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Apparently, CBC doesn’t think it needs to change anything re: iCopyright

I just got a heads-up from Cameron McMaster on this blogpost over at CBC’s public affairs blog, regarding the furore a few weeks back over their use of the company iCopyright to try and make money off of people who want to quote full articles or post them at their site in full.

I’ve seen reassurances from CBC before that nothing has really changed in their policy, but what annoys me to no end (which I didn’t catch before in any of their communications) is that they want folks to write into them to get permission to quote excerpts before they use them at their own blogposts/websites etc. As Cameron writes in response to that post, that request by CBC for people to “ask permission to use (CBC) content when they excerpt, quote, or repost when its for a non-commercial purpose… is not needed according to Canadian copyright law“. He would be referring to the Supreme Court ruling on Fair Dealing, if you’re wondering on what basis he makes that assertion.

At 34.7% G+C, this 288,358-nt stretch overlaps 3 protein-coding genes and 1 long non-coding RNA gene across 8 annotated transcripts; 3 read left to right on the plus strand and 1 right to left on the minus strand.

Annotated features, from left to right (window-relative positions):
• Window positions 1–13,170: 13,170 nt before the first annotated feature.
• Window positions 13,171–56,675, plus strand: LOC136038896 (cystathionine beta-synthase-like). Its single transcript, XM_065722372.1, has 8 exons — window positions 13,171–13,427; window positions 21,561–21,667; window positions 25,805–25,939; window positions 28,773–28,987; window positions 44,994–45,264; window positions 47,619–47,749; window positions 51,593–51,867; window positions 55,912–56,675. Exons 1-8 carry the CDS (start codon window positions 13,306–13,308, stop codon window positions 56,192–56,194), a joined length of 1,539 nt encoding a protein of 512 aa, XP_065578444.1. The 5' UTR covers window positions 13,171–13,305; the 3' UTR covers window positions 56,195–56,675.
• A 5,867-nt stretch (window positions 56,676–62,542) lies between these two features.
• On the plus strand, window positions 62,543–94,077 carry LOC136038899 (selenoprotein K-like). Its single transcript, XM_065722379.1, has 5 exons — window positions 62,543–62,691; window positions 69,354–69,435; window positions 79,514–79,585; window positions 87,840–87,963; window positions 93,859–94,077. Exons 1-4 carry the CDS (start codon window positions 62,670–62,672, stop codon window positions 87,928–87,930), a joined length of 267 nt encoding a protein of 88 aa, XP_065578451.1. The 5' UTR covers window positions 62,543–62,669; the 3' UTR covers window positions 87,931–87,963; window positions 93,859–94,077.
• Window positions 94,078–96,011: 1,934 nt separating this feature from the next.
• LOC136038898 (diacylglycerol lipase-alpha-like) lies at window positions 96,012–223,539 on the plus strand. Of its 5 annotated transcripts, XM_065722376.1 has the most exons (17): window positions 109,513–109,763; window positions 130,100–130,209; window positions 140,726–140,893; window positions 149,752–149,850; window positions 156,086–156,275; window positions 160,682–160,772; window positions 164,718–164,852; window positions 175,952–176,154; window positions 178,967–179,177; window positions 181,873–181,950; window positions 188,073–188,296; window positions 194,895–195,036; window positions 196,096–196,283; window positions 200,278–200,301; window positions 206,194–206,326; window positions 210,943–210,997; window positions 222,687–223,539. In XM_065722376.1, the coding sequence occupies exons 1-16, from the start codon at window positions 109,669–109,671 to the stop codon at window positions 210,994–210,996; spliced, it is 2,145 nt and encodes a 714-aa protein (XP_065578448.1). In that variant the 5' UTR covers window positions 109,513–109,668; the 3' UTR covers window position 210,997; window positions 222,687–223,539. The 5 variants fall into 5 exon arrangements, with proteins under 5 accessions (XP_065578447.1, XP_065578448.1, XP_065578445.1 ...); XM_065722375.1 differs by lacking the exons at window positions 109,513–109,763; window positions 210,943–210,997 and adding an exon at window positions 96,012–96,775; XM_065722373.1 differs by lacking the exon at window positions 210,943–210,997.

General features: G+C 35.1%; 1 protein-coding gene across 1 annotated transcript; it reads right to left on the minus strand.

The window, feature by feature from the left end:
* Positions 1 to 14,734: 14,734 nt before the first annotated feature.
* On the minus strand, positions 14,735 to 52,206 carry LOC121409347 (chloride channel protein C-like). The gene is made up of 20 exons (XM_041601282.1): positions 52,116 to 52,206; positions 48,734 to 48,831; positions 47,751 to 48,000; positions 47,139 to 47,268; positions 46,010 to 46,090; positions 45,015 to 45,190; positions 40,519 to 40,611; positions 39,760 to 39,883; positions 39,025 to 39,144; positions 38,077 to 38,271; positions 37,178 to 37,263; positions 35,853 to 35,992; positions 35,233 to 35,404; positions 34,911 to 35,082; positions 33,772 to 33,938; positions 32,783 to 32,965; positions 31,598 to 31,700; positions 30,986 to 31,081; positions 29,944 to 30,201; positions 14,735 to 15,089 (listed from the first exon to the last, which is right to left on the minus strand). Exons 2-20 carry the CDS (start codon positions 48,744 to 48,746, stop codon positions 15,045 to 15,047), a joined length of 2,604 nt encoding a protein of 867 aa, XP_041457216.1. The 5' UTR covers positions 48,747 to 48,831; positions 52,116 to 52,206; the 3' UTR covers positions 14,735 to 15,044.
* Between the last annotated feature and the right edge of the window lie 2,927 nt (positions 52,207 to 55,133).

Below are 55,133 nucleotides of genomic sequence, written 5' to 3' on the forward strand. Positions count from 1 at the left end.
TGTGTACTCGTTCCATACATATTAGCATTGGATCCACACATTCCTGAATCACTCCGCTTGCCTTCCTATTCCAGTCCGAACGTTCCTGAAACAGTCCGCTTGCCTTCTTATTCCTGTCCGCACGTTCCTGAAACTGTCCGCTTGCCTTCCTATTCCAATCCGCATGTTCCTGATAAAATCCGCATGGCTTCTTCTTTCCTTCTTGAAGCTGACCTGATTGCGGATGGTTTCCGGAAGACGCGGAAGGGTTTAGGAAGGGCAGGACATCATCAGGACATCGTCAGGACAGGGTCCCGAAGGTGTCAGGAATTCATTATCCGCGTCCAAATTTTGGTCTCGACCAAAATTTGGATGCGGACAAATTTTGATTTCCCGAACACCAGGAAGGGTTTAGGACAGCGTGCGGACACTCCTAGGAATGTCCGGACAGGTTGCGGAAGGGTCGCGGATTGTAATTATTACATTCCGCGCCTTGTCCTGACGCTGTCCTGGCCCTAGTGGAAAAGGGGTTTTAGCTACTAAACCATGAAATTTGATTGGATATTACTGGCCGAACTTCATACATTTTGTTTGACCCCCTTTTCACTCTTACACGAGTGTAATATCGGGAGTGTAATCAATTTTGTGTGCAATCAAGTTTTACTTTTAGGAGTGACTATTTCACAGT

In light of that, I’d love to see CBC try to enforce that “you need to ask permission” request.. but I believe it’s a bluff on their part. I don’t know if it’s an attempt to shield themselves from criticism, as Cameron asserts (he and I arent exactly on the same political wavelength; we just agree on this issue that CBC is being silly), or if it’s just an attempt to make an extra buck or 2, or both, but I’m not going to bother sending CBC traffic (at least to their news stories/sites) if that’s the policy their management policy want to continue to insist on using.

At most, they might get a link, but I’m more inclined to send traffic to news organizations who are complying with and understand the concept of “fair dealing”.


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